The third thing, of course, is the music, and on his second solo record he assembled some peerless, thrilling & fast-paced beatmaking. Like many records from alumni of the Wu Tang Clan, it pillaged more than its fair share of soul & funk samples, with fierce, piercing horns & triumphant strings laid over some thumping rhythm sections. I don’t know if it’s this that makes Coles sound so excited when he gets to the mic, but the feeling’s mutual.

Key Track: Apollo Kids


The Hold Steady

Stay Positive

(Vagrant; 2008)


“There’s gonna come a time”, promises Craig Finn, “when the scene’ll seem less sunny. It’ll probably get druggy and kids’ll seem too skinny.” True enough, but what he neglects to mention in the album’s title track is that that time’s already arrived. Stay Positive opens with the heady excitement of summer: the Lust For Life, the doublewhiskeycokenoice, the evenings spent drinking with friends and the promise that “we’re gonna build something this summer.” By summer’s end, a couple of kids have died; the ‘true scene leaders’ are either staying in or burning out, and a cast of former hedonists start wondering where all the fun went, and what they’re meant to do now.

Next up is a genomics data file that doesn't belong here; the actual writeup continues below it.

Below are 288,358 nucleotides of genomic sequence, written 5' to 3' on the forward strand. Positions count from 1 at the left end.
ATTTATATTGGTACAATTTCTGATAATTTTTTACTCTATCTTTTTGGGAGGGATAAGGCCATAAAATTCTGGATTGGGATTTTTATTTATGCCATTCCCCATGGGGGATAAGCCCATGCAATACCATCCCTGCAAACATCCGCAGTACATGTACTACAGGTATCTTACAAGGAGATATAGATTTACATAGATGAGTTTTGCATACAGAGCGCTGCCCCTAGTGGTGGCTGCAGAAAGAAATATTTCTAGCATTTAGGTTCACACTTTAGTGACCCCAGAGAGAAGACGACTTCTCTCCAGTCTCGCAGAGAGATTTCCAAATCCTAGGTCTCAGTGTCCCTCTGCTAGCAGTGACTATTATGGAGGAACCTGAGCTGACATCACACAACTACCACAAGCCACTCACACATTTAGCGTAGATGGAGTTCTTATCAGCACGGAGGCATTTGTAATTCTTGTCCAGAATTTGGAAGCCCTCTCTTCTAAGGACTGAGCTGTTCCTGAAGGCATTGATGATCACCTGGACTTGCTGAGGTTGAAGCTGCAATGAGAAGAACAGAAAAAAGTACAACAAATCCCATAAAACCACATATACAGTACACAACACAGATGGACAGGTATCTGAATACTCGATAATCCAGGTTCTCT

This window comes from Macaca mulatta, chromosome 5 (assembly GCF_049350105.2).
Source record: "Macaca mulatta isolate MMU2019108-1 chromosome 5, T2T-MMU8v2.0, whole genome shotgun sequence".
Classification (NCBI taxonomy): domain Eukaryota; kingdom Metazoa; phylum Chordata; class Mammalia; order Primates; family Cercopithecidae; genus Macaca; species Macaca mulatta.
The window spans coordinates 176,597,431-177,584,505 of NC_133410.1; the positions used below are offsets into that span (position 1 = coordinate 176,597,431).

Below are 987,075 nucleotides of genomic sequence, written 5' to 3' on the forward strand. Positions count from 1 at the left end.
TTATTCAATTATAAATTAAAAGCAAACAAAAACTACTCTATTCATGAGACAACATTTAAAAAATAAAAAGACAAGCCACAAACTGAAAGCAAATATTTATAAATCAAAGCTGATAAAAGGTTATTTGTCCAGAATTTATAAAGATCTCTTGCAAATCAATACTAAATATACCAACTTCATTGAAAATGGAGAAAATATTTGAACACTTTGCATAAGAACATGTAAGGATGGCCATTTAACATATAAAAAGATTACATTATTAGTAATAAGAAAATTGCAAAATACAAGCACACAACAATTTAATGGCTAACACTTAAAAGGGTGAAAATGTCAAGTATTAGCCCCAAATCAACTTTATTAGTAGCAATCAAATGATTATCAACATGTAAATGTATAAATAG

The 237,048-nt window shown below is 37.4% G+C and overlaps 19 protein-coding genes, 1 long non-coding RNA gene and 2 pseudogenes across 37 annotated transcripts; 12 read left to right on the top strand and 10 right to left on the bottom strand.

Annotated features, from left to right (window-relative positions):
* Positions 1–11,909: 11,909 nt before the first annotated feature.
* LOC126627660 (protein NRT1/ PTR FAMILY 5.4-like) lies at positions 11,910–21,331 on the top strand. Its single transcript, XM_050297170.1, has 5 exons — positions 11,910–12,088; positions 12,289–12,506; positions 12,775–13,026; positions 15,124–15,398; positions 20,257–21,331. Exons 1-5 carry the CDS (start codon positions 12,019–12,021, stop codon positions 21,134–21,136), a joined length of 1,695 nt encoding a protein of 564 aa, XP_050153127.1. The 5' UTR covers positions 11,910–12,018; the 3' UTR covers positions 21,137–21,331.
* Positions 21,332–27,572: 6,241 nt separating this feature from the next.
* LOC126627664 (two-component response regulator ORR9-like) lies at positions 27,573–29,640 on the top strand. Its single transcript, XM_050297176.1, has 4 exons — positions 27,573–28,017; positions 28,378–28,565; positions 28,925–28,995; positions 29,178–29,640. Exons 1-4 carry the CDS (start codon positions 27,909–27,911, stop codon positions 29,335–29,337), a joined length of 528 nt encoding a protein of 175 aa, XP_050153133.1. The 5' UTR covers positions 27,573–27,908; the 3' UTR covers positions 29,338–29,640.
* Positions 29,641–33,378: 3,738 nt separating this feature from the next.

Whilst Finn’s stories never painted his characters’ lifestyles as guiltless or consequence-free, by writing about a bunch of people who’re fast running of the youth they once exploited, he achieves something you don’t hear much about in rock ‘n roll – a concept album about growing up & moving on. The theme is even matched by the band’s maturing style: tracks like Joke About Jamaica, Both Crosses and Lord I’m Discouraged suggest a change of direction towards slower, story-based songs, and whilst they retain some of their fierce, against-all-odds jubliance (see Slapped Actress or Sequestered in Memphis), there’s a recognition that some of the partying is now through gritted teeth.

Key track: Joke About Jamaica